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How does an air conditioner work?


Believe it or not, your air conditioner doesn’t actually produce cold air. In this video we’ll take a look at how an air conditioner works.

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Fire & Ice Heating and Air Conditioning proudly serves Columbus, Ohio and the surrounding areas. Our service area includes Bexley, Blacklick, Canal Winchester, Columbus, Delaware, Dublin, Gahanna, Galena, Galloway, Grandview, Grove City, Hilliard, Lewis Center, New Albany, Obetz, Pataskala, Pickerington, Powell, Reynoldsburg, Sunbury, Upper Arlington, Westerville, Whitehall, and Worthington.

More information: How Does an Air Conditioner Work? A Guide to the Home Cooling Cycle

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Video Transcription

Believe it or not, your air conditioner doesn’t actually produce cold air. In this video we’ll take a look at how an air conditioner works.

Hi, my name’s Luke from Fire & Ice. For well over a century air conditioners have helped us keep cool across the world. But have you ever wondered how it works? In this video we’ll break it all down and look at what an air conditioning system is, and factors that can affect your a/c’s performance.

What is an air conditioner system?

When it comes to the air conditioner in your home a basic air conditioning system is made up of a number of parts and pieces of equipment. The workhorse of the system is the outdoor unit, also known as the condenser which consists of a compressor, fan, and condenser coil.  Inside, typically above your furnace or in the air handler, is another piece of equipment called the evaporator coil. These two pieces of equipment are connected by a line set with refrigerant inside. And in order to move the air around a blower will be needed which is housed inside a furnace or air handler. Last but not least is the thermostat which acts as the brain of the whole system.

How does an air conditioner work?

Now that we’ve gone over the parts, let’s look at how they all work together to cool your home.

In a nutshell, an air conditioner works thanks to thermodynamics and some physical changes that occur to the refrigerant as it runs through the system. The refrigerant alternates from a liquid to a gas and back again as it travels from the inside of your home to the outside. This allows for heat to be absorbed from the home and dissipated outside. Let’s take a few minutes to see how this works.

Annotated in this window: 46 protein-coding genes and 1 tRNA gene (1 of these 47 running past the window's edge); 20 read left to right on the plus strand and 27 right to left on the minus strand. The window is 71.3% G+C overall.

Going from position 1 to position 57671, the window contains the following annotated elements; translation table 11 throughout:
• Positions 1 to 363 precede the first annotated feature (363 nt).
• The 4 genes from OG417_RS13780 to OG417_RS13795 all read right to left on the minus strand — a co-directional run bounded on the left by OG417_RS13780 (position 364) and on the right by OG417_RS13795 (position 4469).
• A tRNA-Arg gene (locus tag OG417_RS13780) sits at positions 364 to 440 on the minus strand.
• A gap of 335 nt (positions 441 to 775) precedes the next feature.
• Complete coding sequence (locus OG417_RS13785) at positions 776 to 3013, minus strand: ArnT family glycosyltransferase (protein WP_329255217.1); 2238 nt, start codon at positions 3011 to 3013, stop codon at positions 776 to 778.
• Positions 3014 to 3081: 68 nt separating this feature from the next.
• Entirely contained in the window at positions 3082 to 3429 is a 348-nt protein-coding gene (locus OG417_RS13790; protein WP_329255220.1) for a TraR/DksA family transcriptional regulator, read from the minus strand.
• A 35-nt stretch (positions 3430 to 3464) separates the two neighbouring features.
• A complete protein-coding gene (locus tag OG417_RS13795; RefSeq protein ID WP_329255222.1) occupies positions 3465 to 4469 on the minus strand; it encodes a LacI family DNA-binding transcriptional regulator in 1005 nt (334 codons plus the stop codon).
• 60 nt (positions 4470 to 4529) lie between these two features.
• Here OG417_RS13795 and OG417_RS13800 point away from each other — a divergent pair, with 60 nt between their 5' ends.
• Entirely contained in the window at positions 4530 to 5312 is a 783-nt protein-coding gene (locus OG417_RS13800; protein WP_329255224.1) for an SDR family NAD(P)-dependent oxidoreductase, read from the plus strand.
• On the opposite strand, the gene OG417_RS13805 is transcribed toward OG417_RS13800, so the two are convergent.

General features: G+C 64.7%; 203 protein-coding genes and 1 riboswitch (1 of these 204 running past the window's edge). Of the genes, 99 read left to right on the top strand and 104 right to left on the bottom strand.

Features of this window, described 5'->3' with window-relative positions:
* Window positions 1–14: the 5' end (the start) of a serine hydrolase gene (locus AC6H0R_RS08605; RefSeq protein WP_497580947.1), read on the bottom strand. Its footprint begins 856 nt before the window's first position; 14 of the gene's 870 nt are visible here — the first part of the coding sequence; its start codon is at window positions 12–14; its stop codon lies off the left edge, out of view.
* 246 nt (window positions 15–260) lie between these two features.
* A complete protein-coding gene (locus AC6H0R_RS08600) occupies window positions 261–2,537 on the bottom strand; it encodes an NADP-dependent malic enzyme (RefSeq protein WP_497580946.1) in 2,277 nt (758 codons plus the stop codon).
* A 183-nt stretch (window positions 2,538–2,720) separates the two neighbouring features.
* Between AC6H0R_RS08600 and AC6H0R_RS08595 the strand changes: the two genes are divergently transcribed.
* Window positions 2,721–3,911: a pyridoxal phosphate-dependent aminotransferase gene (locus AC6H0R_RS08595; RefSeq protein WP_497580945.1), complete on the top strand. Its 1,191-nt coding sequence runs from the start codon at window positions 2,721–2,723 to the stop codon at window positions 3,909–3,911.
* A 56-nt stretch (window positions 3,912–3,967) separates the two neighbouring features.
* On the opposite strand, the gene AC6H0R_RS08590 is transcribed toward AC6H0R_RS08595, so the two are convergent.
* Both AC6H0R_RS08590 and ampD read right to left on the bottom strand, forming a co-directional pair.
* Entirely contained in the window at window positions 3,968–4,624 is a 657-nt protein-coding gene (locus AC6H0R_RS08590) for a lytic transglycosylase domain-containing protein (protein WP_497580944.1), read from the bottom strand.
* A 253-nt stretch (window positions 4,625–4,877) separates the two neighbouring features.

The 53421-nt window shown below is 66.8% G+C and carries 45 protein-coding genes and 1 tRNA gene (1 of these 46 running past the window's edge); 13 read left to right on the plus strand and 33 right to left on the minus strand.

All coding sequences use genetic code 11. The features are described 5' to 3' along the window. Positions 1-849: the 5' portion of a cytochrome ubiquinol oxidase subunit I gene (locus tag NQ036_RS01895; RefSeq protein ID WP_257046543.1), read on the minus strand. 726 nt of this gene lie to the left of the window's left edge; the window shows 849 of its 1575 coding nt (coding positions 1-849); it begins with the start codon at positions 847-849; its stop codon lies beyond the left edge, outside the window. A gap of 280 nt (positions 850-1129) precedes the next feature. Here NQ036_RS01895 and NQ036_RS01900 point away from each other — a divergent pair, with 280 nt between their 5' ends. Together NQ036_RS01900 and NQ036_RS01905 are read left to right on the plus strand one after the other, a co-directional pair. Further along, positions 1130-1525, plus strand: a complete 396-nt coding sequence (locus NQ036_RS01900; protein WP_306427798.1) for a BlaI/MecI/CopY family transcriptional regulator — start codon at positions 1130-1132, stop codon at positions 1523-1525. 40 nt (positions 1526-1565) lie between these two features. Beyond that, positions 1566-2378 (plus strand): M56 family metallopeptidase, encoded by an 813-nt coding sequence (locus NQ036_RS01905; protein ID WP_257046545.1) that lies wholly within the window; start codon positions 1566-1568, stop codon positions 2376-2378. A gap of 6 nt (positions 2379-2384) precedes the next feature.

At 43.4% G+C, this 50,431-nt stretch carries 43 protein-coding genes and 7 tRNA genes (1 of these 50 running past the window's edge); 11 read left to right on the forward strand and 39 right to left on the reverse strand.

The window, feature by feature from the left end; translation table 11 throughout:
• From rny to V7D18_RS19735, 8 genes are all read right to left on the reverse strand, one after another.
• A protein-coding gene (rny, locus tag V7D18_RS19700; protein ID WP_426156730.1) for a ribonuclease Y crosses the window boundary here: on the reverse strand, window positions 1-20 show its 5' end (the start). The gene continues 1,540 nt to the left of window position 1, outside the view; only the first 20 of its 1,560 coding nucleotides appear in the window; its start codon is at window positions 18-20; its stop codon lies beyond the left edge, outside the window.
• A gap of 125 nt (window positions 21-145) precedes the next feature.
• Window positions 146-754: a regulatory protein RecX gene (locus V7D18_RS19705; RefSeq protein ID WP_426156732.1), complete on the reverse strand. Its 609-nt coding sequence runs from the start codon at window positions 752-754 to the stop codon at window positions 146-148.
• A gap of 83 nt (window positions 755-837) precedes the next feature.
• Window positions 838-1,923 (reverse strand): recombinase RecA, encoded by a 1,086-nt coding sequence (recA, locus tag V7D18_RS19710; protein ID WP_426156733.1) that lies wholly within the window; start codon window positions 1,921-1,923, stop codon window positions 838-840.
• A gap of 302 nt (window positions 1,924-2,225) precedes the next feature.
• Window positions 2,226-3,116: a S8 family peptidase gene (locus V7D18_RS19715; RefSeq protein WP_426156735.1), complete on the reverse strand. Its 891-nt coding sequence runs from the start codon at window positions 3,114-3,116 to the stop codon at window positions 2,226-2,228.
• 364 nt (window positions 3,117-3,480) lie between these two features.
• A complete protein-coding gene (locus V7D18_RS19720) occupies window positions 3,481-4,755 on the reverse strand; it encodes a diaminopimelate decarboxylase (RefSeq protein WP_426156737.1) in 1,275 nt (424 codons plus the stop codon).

The whole cooling process starts at your thermostat. When the indoor temperature goes above the thermostat’s set point a call for cooling is sent to both the air conditioner and your furnace’s blower motor.

Outside, the compressor takes the refrigerant via the suction line and compresses the refrigerant down. At this point the refrigerant is in a cold gaseous state and as it’s compressed down the pressure increases causing the refrigerant to become very hot. The compressor also pumps the refrigerant through the condensing coil. As the heated refrigerant runs through the condenser the heat is dissipated by the fan inside the condenser and absorbed by the ambient outdoor temperature. As the refrigerant cools it goes from a hot gas to a liquid and travels through the liquid line to the evaporator coil inside your home.

Inside, the blower in your furnace or air handler has been collecting the hot unconditioned air throughout the house via the return air ducts. The air is then pushed over the evaporator coil located above the furnace. As the refrigerant travels through the liquid line from the condenser through the evaporator coil the temperature is much cooler than the air blowing over it. During this phase the refrigerant absorbs the excess heat in the air while the conditioned, cooler, air continues to blow throughout the rest of the house. By the time the refrigerant exits the evaporator coil the liquid has evaporated back into a gas where it continues its cycle. The whole system runs until the thermostat senses the desired temperature and sends a signal to turn off the cycle.

What factors affect your air conditioner’s performance?

Air conditioners can vary in size and power, often referred to as the unit’s tonnage. They can also be single-stage or multi-stage, which means they’re able to operate at less than 100% power. These units are more efficient than traditional single-stage models.

The next factor is their efficiency. Air conditioner efficiency is rated by a Seasonal Energy Efficiency Ratio or SEER rating and is a score of the amount of energy used during an average cooling season. Most air conditioners on the market are rated between 14 and 22 SEER with higher numbers equating to better efficiency and more cost savings.

What are the next steps?

Let’s talk about what to do next. If you’d like to find out more information on air conditioners, find a model that’s best for you, or research other cooling solutions, visit our learning center at the top of the screen. If you’d like to schedule a time to discuss cooling options for your home, click the estimate button to schedule a time for a free in-home estimate. Thank you for watching and we look forward to making your day better.

Learning Center

Explore our learning center. It's a comprehensive section focused on answering your questions, providing detailed information, and tips that will improve buyer education when it comes to your home's HVAC system.

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